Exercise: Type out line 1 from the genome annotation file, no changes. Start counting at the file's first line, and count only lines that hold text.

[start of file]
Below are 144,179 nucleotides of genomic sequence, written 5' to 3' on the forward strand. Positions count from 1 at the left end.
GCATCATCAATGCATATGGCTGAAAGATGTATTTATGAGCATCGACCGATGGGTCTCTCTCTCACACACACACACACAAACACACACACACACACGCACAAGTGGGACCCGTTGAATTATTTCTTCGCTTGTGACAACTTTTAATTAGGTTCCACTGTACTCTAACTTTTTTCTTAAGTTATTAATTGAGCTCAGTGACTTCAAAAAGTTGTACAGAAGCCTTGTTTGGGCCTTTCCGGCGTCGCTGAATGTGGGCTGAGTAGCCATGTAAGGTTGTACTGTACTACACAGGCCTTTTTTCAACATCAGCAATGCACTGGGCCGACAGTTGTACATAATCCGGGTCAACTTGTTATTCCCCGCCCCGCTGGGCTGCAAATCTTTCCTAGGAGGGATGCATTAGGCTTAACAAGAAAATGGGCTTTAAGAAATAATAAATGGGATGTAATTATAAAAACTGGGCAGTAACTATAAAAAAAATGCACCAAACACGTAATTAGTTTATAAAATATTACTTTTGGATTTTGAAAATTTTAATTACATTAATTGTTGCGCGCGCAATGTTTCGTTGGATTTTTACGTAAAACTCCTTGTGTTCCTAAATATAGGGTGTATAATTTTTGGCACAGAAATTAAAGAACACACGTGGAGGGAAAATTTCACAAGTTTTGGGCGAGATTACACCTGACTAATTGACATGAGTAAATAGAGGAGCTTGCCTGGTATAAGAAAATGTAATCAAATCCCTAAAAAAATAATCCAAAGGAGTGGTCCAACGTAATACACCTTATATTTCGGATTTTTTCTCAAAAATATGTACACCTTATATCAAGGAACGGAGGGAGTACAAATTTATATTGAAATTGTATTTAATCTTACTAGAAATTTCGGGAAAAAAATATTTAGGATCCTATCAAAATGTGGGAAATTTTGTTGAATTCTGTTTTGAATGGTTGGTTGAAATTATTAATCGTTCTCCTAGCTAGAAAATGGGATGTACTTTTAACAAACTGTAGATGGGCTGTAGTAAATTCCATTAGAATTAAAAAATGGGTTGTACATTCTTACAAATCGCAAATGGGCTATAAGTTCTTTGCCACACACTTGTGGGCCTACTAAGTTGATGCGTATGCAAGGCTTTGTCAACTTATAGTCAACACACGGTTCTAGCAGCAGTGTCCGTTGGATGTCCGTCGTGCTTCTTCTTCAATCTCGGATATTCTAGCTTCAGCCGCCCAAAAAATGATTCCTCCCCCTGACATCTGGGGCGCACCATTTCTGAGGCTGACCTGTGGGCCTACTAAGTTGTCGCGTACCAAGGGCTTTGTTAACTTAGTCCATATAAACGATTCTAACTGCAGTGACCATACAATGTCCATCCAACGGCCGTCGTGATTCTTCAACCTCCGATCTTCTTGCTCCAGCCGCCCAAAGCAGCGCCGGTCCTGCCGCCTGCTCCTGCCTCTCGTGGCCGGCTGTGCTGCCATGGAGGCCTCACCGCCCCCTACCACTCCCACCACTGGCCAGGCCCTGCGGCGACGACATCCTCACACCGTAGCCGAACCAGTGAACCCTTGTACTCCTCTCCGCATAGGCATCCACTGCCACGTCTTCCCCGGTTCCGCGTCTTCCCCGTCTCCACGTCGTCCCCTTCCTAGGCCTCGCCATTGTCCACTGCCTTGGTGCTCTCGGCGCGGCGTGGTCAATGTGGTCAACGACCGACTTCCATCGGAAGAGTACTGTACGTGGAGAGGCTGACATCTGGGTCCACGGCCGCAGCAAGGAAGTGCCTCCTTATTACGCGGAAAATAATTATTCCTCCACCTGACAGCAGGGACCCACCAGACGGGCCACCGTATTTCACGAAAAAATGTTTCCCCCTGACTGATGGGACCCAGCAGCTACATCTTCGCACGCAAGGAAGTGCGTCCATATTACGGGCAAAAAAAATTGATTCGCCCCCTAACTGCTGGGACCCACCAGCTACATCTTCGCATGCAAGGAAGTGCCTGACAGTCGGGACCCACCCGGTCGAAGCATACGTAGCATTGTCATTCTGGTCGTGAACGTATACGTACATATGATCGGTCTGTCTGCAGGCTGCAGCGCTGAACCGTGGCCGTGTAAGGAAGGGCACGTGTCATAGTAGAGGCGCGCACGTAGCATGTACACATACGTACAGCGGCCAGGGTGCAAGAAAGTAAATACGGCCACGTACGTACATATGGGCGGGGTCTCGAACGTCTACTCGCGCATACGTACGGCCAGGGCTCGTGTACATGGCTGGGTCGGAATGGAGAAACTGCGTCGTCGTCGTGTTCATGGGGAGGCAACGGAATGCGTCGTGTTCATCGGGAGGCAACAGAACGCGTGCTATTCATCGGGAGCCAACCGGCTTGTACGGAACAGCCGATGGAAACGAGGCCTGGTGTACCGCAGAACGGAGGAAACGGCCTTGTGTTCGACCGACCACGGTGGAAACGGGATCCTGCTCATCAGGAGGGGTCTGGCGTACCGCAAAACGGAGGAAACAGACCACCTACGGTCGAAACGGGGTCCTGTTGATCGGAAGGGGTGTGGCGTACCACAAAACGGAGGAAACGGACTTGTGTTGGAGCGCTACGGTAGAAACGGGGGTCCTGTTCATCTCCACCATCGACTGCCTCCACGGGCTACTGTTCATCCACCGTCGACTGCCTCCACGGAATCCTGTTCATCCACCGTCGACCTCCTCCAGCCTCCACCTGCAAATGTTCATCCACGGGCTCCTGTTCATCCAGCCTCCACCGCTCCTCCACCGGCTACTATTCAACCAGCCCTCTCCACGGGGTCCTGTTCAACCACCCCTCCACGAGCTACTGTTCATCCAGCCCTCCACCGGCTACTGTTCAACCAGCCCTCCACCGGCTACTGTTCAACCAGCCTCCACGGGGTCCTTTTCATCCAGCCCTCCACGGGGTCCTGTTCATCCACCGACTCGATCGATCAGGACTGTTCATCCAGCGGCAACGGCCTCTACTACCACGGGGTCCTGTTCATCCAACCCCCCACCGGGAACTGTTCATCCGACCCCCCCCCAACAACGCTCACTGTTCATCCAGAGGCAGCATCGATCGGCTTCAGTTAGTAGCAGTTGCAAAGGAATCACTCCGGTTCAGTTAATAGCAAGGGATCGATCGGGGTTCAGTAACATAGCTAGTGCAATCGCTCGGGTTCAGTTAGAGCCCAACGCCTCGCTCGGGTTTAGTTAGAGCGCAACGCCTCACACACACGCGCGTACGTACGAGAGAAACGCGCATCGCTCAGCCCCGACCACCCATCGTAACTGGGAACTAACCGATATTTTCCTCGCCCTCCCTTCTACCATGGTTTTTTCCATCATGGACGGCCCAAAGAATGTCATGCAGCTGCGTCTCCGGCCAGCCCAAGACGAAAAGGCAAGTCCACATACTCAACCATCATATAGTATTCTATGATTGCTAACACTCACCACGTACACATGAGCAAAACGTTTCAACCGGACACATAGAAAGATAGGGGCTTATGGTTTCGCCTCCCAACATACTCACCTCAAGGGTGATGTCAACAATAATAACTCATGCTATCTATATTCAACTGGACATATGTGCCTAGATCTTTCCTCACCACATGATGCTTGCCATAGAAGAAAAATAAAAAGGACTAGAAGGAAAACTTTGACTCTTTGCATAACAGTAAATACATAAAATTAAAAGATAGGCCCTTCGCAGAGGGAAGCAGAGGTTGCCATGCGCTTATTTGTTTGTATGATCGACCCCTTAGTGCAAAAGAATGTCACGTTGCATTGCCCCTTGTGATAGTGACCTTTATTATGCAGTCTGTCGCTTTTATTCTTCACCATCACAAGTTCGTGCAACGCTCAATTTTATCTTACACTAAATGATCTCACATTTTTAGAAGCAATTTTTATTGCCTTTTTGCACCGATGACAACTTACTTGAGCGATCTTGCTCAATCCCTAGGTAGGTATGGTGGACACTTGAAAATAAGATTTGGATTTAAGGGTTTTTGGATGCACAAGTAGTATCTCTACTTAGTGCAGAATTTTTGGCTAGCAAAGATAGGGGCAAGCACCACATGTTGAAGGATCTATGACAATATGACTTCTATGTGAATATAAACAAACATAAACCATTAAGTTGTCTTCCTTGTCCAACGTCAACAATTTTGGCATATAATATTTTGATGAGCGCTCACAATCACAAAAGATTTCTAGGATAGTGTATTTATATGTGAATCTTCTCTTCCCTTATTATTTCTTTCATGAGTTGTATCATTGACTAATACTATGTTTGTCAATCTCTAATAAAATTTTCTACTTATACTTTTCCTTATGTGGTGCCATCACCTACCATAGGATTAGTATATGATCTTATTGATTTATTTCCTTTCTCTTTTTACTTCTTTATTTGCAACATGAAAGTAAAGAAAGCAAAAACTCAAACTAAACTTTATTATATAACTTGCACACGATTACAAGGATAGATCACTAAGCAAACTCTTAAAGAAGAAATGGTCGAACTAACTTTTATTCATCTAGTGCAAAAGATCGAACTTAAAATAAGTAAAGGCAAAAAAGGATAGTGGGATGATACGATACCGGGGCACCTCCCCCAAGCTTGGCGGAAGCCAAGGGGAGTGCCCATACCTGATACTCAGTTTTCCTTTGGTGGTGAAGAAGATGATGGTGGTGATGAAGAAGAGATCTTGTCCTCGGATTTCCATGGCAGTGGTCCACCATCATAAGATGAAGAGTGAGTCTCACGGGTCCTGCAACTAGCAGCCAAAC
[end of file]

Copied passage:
Below are 144,179 nucleotides of genomic sequence, written 5' to 3' on the forward strand. Positions count from 1 at the left end.